Start-up of the week: Howling Hamster

1 Feb 2016

The Howling Hamster team: Steven Kelly, Trevor Burke and Manus Burke. Photo: Ed Fidgeon-Kavanagh

Our start-up of the week is Howling Hamster, a small and independent game studio located in Galway whose first release, Goldbeard’s Quest, has just launched on the Google Play store.

Howling Hamster co-founder Trevor Burke explains: “Goldbeard’s Quest is a 2D mobile platform game being launched by Howling Hamster, which for some time was just three guys squashed into a nephew’s dining room trying to make a game. Basically living the dream.”

The start-up’s other game Sub Species has been in development for more than a year and should be released for PC gamers through the Steam digital distribution platform in early 2017.

In January 2016, Howling Hamster got accepted into the six-month incubation programme at the Bank of Ireland StartLab.

The market

As Burke points out, the gaming market in all its guises (console, mobile and PC) is the largest earner in the entertainment industry.

“In 2015, gaming had a combined worldwide revenue of more than $91bn. We would like some of that money.


‘The indie game scene is littered with examples of small teams and individual creators making games that somehow capture the current gaming zeitgeist’

“In order to do that, we need to create a quality product and get it in front of as many potential customers as possible.

“The indie game scene is littered with examples of small teams and individual creators making games that somehow capture the current gaming zeitgeist. Whether it be Five Nights at Freddy’s, Shovel Knight or Undertale, all these titles punch well above their weight and are extremely successful. If we could emulate even a fraction of their success we would be deliriously happy.”

The founders

Trevor Burke is the graphic designer of the group. “My background is in traditional pencil and paint artwork but I have been going digital for the past 15 years or so. I’m responsible for the 2D and 3D asset creation, the character animation and the overall look of the game, so, no pressure there.”

Steven Kelly describes himself as an “old school techie” even though he’s 25. “Building websites, game programming and audio design are my main role but I’m no stranger to a soldering iron either,” Kelly says.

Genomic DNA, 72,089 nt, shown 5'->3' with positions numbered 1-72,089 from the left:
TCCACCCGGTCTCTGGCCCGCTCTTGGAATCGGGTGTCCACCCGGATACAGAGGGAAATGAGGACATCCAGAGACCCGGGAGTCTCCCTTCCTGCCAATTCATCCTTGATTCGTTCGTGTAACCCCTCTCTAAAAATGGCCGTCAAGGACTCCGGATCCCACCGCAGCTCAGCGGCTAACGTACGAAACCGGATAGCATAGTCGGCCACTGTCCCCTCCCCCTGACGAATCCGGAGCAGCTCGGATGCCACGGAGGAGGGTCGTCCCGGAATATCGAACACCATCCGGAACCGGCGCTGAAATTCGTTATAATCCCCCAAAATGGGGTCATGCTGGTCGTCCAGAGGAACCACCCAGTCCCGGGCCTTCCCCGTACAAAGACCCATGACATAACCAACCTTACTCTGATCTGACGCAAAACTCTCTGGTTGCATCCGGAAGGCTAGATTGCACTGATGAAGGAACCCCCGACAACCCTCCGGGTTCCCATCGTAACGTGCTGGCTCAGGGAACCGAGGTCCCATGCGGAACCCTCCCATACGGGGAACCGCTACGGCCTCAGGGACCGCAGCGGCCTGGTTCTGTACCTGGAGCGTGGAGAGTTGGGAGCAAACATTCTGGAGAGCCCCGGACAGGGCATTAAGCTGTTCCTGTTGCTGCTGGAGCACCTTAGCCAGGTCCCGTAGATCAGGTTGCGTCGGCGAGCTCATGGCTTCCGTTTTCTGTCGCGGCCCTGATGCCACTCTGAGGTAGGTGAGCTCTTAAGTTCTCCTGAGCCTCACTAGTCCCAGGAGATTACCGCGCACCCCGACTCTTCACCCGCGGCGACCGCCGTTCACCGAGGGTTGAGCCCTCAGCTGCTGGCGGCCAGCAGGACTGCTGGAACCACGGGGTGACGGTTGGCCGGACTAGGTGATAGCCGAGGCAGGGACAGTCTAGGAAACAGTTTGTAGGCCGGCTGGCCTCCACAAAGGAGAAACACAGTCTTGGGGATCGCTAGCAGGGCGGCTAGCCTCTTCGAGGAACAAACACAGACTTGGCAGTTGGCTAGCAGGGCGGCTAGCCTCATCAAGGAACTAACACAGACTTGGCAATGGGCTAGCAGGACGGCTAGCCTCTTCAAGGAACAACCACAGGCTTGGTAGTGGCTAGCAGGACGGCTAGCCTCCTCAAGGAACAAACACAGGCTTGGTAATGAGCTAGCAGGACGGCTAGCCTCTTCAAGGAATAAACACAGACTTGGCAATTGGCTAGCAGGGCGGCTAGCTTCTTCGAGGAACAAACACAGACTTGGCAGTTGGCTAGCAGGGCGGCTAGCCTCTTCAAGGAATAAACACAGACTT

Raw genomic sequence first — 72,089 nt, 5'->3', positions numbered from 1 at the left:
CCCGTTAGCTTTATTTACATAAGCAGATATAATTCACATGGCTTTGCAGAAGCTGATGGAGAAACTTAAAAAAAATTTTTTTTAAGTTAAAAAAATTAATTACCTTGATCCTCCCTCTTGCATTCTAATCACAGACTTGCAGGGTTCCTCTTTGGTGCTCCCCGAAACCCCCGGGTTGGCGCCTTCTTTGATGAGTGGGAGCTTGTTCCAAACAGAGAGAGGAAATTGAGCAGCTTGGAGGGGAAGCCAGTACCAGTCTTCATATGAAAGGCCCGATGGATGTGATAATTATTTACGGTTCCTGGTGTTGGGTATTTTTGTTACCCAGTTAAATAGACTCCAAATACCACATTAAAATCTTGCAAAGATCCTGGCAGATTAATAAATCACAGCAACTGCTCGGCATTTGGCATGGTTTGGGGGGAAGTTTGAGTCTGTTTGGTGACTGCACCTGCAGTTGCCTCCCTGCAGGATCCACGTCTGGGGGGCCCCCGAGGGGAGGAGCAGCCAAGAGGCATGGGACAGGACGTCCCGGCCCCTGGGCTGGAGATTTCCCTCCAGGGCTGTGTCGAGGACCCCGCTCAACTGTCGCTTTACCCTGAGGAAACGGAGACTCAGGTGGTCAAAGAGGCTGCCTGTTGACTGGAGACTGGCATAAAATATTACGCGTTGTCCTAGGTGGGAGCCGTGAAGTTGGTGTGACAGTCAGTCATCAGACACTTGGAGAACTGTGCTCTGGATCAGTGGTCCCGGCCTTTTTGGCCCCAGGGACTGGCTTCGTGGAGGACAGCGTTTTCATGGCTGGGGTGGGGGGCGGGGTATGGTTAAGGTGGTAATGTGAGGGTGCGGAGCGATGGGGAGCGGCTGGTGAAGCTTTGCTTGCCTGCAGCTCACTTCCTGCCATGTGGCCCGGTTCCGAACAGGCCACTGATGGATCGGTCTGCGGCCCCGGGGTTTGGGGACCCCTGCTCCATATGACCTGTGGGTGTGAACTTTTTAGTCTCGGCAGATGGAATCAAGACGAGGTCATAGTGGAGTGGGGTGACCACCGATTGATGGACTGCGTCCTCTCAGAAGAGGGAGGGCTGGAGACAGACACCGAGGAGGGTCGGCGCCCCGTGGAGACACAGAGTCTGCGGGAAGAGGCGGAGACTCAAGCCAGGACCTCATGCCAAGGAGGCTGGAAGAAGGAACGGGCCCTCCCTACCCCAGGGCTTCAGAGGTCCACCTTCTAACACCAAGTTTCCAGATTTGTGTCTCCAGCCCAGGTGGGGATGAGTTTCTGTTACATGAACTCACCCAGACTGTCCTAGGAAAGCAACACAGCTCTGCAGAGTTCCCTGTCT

Manus Burke is the lead programmer with the team. “I completed my MSc, which focused on analysis of social engineering attacks, at NUI Galway in 2004. I promptly put the degree to good use by spending the next 10 years running poker tournaments around the country and managing a casino in Galway. In 2013, after 10 years without a good night’s sleep, I got back to my programming roots and teamed up with Trevor and Steven to take on the world of game development.”

Trevor adds: “Both Manus and myself are Galway natives, we share the same surname but, to the best of our knowledge, we are not related. Steven hails from that well-known tech mecca Sligo, but has relocated to Galway to help us start up.

“The broadcaster and author Sean Moncrieff once described Galway as the town that never grew up and got a real job. It is a fairly laid-back place and that has seeped into how we run things. So no one is really in charge.

“Each of the team brings something useful to the table and, while everyone can give their input, the expert in each field will have the final say. We don’t want a situation where artists are making programming decisions,” Burke says.

The technology

Howling Hamster’s games are developed using the Unity game engine.

“The professional version we use has a price point, but the free version can be used by anyone who is interested in having a go in games development. It’s where we started out.

“A game engine is like a mixing bowl where you bring your ingredients together.



“The ingredients in our case are the programming scripts, 3D models, and audio assets that are all created from scratch in house. Our assets are built with a large variety of free-to-use programs such as Blender and Audacity and job specific tools like Zbrush and Photoshop.”

Burke said that it has only been in the past five to seven years that a company with limited resources could attempt game development for a global audience.